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Tuesday, August 28, 2007

Model of Mass-Collaboration

Many of my blog posts have focused on the business benefits of open source. But perhaps even more significant is how the open source model of “mass collaboration” is changing the way the world works. Some of you know that I’m working on a book on this topic. I’ll reveal the title as soon as the publisher is locked down. In the meantime, I’d like to share some of my thoughts around this topic in various blog entries. I welcome your feedback and continued discussion.

Of course, everyone is familiar with Wikipedia – the “open source encyclopedia”. And, many people have heard about the famous MIT experiment where obscenities were randomly inserted into various Wikipedia entries to see how long it would take the Wikipedia community to “self-police” itself. On average: 1.7 minutes. That's it! Under two minutes to remove randomly inserted obscenities. It’s the model of mass collaboration where people self-select based on their passions and skills. OK, some may argue that skills don’t play enough of a role, but you’ve got to admit that on average, the “wisdom of crowds” prevails such that the cream rises to the top and the crap gets filtered out. At my last count, there was something close to 6 million articles in Wikipedia. I remember reading a story in Nature
a couple years ago that carried out an “expert led” investigation to compare scientific entries in Wikipedia to the Encyclopedia Britannica. Their findings? Factual errors existed in both sources, but “the difference in accuracy was not particularly great.”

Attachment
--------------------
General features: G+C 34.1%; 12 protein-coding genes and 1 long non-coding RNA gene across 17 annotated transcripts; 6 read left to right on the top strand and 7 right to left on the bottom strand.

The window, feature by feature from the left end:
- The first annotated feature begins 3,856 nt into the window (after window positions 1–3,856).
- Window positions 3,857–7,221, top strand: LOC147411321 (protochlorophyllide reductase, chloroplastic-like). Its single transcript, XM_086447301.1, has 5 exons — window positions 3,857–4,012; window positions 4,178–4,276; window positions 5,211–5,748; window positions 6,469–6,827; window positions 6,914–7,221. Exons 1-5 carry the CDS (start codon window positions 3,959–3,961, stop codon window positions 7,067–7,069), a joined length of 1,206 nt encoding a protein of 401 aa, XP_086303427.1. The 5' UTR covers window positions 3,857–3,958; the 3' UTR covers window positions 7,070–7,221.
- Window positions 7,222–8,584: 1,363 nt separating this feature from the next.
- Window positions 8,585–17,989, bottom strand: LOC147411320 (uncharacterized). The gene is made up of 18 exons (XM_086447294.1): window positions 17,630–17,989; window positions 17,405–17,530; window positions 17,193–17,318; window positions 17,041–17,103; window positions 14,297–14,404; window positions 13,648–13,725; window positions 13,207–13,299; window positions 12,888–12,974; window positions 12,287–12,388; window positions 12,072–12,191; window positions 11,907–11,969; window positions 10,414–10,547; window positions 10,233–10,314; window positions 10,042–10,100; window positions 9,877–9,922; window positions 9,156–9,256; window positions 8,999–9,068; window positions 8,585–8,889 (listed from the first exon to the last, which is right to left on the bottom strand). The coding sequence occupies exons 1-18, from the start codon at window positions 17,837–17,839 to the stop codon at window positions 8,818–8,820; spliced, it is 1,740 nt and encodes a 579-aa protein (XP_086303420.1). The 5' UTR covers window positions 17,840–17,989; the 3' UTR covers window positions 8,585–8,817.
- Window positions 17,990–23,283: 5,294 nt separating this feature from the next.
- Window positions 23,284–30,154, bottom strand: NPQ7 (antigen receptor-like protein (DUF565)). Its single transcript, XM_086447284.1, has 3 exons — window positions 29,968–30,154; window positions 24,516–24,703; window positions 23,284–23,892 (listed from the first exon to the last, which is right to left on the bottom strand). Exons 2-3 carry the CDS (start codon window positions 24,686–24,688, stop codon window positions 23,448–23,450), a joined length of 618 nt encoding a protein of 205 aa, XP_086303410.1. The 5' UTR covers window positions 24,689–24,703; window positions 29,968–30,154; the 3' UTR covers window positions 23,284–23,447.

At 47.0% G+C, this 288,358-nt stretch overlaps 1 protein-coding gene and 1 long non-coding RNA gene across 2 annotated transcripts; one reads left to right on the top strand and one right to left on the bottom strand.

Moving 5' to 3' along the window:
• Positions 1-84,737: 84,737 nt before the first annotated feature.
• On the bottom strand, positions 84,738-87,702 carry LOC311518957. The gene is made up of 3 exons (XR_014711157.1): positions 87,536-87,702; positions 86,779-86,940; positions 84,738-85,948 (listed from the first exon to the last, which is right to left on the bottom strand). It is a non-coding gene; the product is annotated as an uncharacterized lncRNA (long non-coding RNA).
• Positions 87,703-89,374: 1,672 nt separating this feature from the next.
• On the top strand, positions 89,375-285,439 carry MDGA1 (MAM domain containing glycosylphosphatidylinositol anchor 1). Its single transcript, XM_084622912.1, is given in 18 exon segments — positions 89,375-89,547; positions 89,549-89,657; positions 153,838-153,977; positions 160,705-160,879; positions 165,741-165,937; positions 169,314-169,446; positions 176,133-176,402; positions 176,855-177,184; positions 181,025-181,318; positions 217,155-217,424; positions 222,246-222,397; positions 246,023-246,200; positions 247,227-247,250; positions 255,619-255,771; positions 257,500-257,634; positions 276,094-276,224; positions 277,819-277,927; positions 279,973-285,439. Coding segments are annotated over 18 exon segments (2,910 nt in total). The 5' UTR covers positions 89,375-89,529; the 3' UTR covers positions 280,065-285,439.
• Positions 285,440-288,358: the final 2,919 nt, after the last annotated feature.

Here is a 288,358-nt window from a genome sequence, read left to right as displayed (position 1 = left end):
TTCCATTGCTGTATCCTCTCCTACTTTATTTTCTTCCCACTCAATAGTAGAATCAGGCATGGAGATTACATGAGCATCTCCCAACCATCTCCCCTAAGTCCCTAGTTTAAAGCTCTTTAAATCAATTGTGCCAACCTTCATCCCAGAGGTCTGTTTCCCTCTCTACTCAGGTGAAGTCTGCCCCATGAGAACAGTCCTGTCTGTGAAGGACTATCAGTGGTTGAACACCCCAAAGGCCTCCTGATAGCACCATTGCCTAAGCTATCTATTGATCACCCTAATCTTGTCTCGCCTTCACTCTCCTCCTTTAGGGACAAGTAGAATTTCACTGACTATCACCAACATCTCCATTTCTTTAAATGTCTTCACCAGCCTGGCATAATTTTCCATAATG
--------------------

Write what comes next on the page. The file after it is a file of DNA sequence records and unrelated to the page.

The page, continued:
Speaking of science, InnoCentive
has emerged as an innovative solution to solve scientific conundrums faced by organizations. Established in 2001 (same time as Wikipedia), InnoCentive bills itself as “the first online, incentive-based initiative created specifically for the global R&D community”. It is built on a unique ‘Seeker’ and ‘Solver’ model that brings together scientists from over 175 countries to solve scientific problems. ‘Seekers’ such as Procter & Gamble, Boeing, Pittsburgh Plate & Glass and the Rockefeller Foundation pay annual fees to access InnoCentive's network of scientists. Scientists (or ‘Solvers’), offer solutions … and the winning solvers are rewarded. A current InnoCentive seeker is Prize4Life, a non-profit group focused on research for Amyotrophic Lateral Sclerosis (Lou Gehrig's disease), offering $1 million for a biomarker measuring progression of the disease. The InnoCentive advantage is that it opens problem-solving to a global scientific workforce and fuels collaborative problem solving. The power is in numbers – thousands of scientists can participate in the problem solving process, a scale that any one organization can hardly reach with its in-house R&D environment.